Heading into the biggest weekend of the college football season so far, there’s a crowd of matchups that will pique people’s interest across the country.
The ACC and SEC each have two showdowns involving ranked opponents with one each involving teams among the top 11 in the USA TODAY Sports AFCA Coaches Poll. There’s also a key clash in the Big 12 featuring the two teams that made the conference championship game.
Each of these showdowns could come down to one key matchup that determines the winner and loser. To address those potential turning points, here are the five biggest questions for Saturday:
Who wins the quarterback matchup between Spencer Sanders, Blake Shapen?
Shapen was making his second start when he outdueled Sanders as Baylor beat Oklahoma State in last year’s Big 12 championship game. Shapen threw for three touchdowns, while his counterpart had four interceptions, and the game was decided by a fourth-down stop by the Bears on the 1-yard line in the final minute.
The matchup in Waco provides the opportunity for Sanders to get redemption. He’s been brilliant through three starts this season, throwing for 305.3 yards per game and 10 touchdowns. The competition gets much tougher this week, however, as Baylor’s defense will be stingy. Shapen has been solid for Baylor since assuming the job this offseason. His one bobble of him came in a loss at Brigham Young, but he rebounded with a nice showing last week at Iowa State. With both defenses geared to stop the run, the one quarterback that functions the best in the passing game gives his team a significant advantage.
Has Alabama fixed its pass protection issues?
In the one close game we’ve seen Alabama play thus far, Bryce Young appeared to have respectable statistics. He completed 27 of 39 passes for 213 yards and a touchdown without a pick at Texas. Those who watched the game, however, saw him constantly under duress. Though he was only sacked twice, the Longhorns were credited with seven quarterback hurries, and the Tide never did, as they like to say, roll.
Enter Arkansas, which is averaging five sacks a game. Young and Co. have had a couple of weeks to retool, but how will the line respond as the level of competition is ramped up once again? If the reigning Heisman winner against struggles on the road with little time to throw then there’s a good chance the Razorbacks can pull a surprise.
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Is the Clemson secondary the cure for what ails the NC State passing game?
With one of the nation’s top returning quarterbacks in Devin Leary along with two of his significant receivers, big things were expected for the Wolfpack aerial attack this season. So far, that hasn’t been the case. Leary hasn’t been bad, completing 64% of his throws with nine touchdowns and just two picks. But overall the team is averaging 253.5 passing yards a game to rank 62nd nationally, squarely in the middle of the pack.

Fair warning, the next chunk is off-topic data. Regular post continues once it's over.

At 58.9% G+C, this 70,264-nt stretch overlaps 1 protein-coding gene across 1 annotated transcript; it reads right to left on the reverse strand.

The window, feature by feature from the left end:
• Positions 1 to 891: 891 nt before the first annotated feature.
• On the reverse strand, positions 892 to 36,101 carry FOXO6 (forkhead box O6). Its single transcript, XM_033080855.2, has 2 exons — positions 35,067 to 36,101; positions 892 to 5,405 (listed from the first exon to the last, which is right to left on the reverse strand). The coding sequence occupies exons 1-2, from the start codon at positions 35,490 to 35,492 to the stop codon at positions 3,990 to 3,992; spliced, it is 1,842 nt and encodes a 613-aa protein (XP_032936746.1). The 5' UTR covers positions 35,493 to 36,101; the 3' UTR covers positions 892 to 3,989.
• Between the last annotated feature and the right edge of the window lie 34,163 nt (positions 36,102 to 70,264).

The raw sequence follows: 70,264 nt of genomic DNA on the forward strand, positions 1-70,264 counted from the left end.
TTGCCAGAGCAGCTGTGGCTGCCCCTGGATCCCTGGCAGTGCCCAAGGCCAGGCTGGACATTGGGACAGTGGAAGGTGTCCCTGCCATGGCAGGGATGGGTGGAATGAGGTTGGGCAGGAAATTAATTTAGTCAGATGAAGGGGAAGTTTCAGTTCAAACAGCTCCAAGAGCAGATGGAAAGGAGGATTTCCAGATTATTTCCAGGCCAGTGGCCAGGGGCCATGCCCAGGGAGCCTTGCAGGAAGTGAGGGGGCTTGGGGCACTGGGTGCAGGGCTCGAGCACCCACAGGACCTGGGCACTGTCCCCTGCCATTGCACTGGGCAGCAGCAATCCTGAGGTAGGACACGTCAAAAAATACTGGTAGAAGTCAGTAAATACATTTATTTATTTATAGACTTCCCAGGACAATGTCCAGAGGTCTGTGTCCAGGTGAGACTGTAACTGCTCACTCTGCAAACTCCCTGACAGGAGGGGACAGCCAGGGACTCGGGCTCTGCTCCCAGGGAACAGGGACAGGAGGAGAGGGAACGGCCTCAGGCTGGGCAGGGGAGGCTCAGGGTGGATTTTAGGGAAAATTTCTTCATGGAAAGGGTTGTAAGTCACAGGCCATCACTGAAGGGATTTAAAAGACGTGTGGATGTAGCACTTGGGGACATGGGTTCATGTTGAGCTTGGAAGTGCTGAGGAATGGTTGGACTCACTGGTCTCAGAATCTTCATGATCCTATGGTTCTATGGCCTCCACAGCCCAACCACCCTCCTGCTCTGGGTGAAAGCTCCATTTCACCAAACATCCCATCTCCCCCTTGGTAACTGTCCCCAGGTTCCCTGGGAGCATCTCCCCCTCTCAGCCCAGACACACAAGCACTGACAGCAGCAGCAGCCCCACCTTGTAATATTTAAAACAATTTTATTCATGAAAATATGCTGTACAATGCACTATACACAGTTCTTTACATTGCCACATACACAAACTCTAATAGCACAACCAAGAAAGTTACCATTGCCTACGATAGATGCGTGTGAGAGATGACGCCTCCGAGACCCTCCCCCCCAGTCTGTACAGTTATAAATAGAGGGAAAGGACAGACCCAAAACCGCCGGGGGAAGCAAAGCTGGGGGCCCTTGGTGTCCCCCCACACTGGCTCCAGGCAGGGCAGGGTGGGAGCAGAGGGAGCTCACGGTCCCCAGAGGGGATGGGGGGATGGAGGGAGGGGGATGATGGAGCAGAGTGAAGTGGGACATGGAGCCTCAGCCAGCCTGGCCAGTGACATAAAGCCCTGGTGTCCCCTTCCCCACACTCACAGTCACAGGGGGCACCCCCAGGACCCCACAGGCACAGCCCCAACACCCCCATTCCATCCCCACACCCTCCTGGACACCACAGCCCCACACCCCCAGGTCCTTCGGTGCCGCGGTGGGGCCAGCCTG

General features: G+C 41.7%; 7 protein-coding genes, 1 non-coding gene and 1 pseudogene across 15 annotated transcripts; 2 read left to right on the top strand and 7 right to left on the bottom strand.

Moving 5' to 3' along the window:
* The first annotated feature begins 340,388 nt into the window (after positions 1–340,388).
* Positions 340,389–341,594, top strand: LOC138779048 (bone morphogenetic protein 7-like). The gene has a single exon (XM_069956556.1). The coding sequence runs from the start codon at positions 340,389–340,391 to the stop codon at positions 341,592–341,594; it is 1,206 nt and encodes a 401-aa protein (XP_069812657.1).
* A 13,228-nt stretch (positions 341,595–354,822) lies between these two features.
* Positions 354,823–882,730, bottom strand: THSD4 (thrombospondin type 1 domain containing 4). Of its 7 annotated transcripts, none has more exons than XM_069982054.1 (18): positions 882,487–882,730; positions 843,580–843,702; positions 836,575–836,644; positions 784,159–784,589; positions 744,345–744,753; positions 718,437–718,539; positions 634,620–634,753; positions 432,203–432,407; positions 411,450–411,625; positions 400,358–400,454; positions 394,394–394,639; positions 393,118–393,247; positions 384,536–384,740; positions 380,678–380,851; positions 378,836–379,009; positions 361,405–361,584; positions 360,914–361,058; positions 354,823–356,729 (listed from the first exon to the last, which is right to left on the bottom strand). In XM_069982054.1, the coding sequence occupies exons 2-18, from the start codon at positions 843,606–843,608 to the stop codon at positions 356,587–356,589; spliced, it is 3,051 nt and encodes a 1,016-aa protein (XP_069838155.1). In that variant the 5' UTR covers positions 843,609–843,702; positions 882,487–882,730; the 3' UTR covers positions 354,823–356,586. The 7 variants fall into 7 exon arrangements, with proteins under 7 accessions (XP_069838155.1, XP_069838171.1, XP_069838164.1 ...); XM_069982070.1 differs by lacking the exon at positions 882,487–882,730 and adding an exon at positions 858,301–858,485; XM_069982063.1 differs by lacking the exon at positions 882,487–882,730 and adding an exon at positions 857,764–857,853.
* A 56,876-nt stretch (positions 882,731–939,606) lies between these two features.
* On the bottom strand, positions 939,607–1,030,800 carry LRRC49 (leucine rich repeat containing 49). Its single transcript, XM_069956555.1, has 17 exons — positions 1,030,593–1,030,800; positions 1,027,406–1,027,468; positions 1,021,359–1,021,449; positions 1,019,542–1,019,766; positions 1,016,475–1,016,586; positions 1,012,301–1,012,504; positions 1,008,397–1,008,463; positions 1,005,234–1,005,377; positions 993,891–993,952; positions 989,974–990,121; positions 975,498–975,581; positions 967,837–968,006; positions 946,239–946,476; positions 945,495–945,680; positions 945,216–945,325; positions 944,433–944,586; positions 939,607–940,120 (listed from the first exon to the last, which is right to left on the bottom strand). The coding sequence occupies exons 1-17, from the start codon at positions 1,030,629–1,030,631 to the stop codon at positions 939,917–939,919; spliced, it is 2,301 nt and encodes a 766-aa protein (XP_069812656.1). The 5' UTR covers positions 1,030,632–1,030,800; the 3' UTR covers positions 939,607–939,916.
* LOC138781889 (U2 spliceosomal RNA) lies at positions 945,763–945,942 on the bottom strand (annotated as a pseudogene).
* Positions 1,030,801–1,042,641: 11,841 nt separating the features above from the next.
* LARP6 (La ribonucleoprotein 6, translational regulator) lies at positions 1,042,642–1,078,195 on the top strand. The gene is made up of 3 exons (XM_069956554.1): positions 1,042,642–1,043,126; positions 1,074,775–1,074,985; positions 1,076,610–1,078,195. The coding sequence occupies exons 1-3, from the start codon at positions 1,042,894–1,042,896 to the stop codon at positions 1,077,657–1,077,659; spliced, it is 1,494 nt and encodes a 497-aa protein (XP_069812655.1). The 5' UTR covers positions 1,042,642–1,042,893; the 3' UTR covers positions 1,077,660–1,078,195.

Conditions might not be ideal for stretching the field Saturday night, but Leary and speedster Thayer Thomas will still want to test the Tigers’ secondary that was torched for six touchdowns last week by Wake Forest’s Sam Hartman. Leary may not equal those numbers, but surely there’s an opportunity to get on track and that will be what’s needed against Clemson in Death Valley.
Does Chris Rodriguez’s return fix Kentucky’s running offense?
The numbers for the Wildcats aren’t pretty. They’ve managed just 81.5 rushing yards per game and 2.4 yards per carry in four games without their all-SEC running back. That puts them almost at the bottom of the Bowl Subdivision in both categories. Until now, those poor results haven’t stopped Kentucky from starting unbeaten, however its toughest test comes at No. 11 Mississippi this week.
Rodriguez, who was suspended for the first four games, provides a needed threat to the ground attack with his physical style. But he’s not a cure-all. The offensive line is going to have to do its part, too. So far, Will Levis has been carrying the Kentucky offense, but his numbers at Florida – the one Power Five opponent on the schedule so far – were just so-so. The Wildcats escaped because their defense set up one short scoring drive with an interception and took the lead in the fourth quarter when they returned another one for a touchdown. Asking that to happen again is unrealistic, so a balanced attack is needed for a key SEC road win.
How good is Florida State’s defense?
We absolutely will find out against Wake Forest, which just put up 45 points against Clemson with start quarterback Sam Hartman throwing for six touchdowns. The Seminoles have looked much improved on the defensive side of the ball in starting 4-0. They’re allowing just 310.5 yards and 18.8 per game. The secondary has been particularly good in slowing down some good quarterbacks in wins against LSU, Louisville and Boston College. Hartman and his receivers for the Demon Deacons are another story. He’s going to move the ball and put up points. But he has to be slowed down or Florida State is looking at another disappointing defeat that has come too often recently.
George is Digismak’s reported cum editor with 13 years of experience in Journalism